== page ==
Every day, the National Weather Service issues countless official forecasts and warnings, relying on a large network of land and ocean sensors to provide up-to-the-minute observations of the weather around the world. The accuracy of these forecasts depends largely on having enough data collected from the right places, all transmitted back to the forecaster in a timely manner. While it’s relatively easy to set up an instrument station on land and communicate with it, it’s far more difficult to do so in the ocean.
To meet this need, NOAA’s National Data Buoy Center is tasked with operating and maintaining a global network of over 250 buoys and shore stations that collect and relay (via satellite) real-time data on atmospheric and ocean conditions. As if that wasn’t enough, NDBC also collects and processes data from over 850 additional stations run by a number of collaborators, including the National Ocean Service, the Integrated Ocean Observing System and even the oil and gas industry.
Most importantly, NDBC provides their data to the world to use, for free. Their site may not be pretty, but it is an amazing resource for atmospheric and ocean data, (they even include a lot of background information) and it is an essential resource for oceanographers who need weather data to provide context to their experiments.
From the NDBC homepage, you can quickly navigate to any region of the world that you might be interested in. Clicking on any buoy or land station brings up the most recent real-time observations from that station, as well as links to additional information on the station (including 5-day graphs of each variable), and a full archive of data. The archived data files are relatively easy to use (though they do take some massaging – more on that soon), and they provide a virtual treasure trove of information to explore.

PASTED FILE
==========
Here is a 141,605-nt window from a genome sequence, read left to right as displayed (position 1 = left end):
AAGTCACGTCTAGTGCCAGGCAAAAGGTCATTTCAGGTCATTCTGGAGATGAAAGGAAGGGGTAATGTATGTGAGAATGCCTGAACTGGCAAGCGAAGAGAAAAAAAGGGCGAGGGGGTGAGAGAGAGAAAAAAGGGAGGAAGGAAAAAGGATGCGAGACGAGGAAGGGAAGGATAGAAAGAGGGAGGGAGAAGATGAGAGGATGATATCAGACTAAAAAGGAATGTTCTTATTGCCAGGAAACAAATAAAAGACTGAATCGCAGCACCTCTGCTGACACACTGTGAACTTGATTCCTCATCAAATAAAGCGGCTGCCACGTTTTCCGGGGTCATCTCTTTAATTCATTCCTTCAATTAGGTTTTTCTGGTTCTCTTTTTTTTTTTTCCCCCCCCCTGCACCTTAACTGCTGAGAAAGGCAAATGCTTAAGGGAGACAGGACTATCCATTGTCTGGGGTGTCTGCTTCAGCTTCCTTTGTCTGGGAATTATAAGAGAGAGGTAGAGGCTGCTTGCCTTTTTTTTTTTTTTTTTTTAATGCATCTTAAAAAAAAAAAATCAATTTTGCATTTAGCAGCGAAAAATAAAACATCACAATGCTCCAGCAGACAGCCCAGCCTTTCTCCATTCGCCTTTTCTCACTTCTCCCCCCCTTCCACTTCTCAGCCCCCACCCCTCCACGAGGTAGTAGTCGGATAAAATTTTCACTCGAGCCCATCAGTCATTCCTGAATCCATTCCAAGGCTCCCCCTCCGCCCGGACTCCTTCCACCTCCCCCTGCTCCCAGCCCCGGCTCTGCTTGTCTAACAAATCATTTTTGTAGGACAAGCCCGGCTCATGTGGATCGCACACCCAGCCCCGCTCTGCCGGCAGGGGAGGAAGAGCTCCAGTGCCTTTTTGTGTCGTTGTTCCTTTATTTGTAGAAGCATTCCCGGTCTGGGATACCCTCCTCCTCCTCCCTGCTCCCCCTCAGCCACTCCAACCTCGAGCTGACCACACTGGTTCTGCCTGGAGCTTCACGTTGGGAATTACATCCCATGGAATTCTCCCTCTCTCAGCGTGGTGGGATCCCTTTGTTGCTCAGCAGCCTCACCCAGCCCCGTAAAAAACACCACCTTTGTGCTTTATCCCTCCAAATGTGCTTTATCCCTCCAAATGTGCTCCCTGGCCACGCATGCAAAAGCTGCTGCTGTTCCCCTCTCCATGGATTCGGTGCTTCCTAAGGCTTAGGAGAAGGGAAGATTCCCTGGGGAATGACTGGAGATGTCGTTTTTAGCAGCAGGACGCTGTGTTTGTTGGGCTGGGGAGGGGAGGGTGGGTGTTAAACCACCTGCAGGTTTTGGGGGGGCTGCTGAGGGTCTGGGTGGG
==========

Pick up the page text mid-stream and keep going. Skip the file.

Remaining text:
As someone who is interested in data about the natural world, and in particular about the ocean, I often find myself on the NDBC site. Whether you want to investigate physical processes like the correlation between winds and waves or between air and water temperatures, or study the differences and similarities between two locations, or review the events that occurred during past storms, the wealth of data on the buoy center’s site is sure to keep you busy for a long time.
If you have a favorite research subject or activity that you utilize NDBC data for, I’d love to hear about it. Please leave a note in the comments, or contact me.